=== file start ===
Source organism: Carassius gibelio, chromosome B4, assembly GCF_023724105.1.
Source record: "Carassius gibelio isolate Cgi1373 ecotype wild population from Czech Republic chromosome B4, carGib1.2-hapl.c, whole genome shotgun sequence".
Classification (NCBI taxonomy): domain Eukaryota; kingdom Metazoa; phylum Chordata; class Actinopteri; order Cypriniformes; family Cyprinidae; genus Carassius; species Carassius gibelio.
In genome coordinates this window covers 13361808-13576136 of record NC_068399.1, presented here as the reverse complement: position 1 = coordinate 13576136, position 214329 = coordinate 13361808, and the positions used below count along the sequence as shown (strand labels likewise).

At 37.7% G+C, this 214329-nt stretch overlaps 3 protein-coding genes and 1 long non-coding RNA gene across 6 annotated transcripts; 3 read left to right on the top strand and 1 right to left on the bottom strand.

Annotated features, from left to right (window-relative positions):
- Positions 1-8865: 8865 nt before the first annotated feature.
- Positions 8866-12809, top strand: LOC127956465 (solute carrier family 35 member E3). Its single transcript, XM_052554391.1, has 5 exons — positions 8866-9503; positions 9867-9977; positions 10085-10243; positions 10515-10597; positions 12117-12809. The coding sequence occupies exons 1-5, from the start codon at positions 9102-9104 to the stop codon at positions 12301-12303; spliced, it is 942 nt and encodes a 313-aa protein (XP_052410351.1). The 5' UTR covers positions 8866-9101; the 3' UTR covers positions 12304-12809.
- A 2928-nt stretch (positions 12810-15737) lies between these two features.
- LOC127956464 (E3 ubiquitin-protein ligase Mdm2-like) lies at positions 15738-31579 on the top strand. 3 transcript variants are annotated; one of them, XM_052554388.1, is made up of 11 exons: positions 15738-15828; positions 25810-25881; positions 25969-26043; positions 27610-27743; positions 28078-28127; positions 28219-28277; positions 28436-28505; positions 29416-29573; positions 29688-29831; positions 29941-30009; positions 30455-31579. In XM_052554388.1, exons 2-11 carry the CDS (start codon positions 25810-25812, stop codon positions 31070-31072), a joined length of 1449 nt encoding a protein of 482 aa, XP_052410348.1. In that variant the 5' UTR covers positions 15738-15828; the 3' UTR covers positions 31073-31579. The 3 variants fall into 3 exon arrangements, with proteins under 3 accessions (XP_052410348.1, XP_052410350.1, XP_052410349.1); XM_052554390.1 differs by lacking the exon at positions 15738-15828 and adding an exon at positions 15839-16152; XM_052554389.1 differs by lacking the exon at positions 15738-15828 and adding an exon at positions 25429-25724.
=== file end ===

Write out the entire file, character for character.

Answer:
Source organism: Carassius gibelio, chromosome B4, assembly GCF_023724105.1.
Source record: "Carassius gibelio isolate Cgi1373 ecotype wild population from Czech Republic chromosome B4, carGib1.2-hapl.c, whole genome shotgun sequence".
Classification (NCBI taxonomy): domain Eukaryota; kingdom Metazoa; phylum Chordata; class Actinopteri; order Cypriniformes; family Cyprinidae; genus Carassius; species Carassius gibelio.
In genome coordinates this window covers 13361808-13576136 of record NC_068399.1, presented here as the reverse complement: position 1 = coordinate 13576136, position 214329 = coordinate 13361808, and the positions used below count along the sequence as shown (strand labels likewise).

At 37.7% G+C, this 214329-nt stretch overlaps 3 protein-coding genes and 1 long non-coding RNA gene across 6 annotated transcripts; 3 read left to right on the top strand and 1 right to left on the bottom strand.

Annotated features, from left to right (window-relative positions):
- Positions 1-8865: 8865 nt before the first annotated feature.
- Positions 8866-12809, top strand: LOC127956465 (solute carrier family 35 member E3). Its single transcript, XM_052554391.1, has 5 exons — positions 8866-9503; positions 9867-9977; positions 10085-10243; positions 10515-10597; positions 12117-12809. The coding sequence occupies exons 1-5, from the start codon at positions 9102-9104 to the stop codon at positions 12301-12303; spliced, it is 942 nt and encodes a 313-aa protein (XP_052410351.1). The 5' UTR covers positions 8866-9101; the 3' UTR covers positions 12304-12809.
- A 2928-nt stretch (positions 12810-15737) lies between these two features.
- LOC127956464 (E3 ubiquitin-protein ligase Mdm2-like) lies at positions 15738-31579 on the top strand. 3 transcript variants are annotated; one of them, XM_052554388.1, is made up of 11 exons: positions 15738-15828; positions 25810-25881; positions 25969-26043; positions 27610-27743; positions 28078-28127; positions 28219-28277; positions 28436-28505; positions 29416-29573; positions 29688-29831; positions 29941-30009; positions 30455-31579. In XM_052554388.1, exons 2-11 carry the CDS (start codon positions 25810-25812, stop codon positions 31070-31072), a joined length of 1449 nt encoding a protein of 482 aa, XP_052410348.1. In that variant the 5' UTR covers positions 15738-15828; the 3' UTR covers positions 31073-31579. The 3 variants fall into 3 exon arrangements, with proteins under 3 accessions (XP_052410348.1, XP_052410350.1, XP_052410349.1); XM_052554390.1 differs by lacking the exon at positions 15738-15828 and adding an exon at positions 15839-16152; XM_052554389.1 differs by lacking the exon at positions 15738-15828 and adding an exon at positions 25429-25724.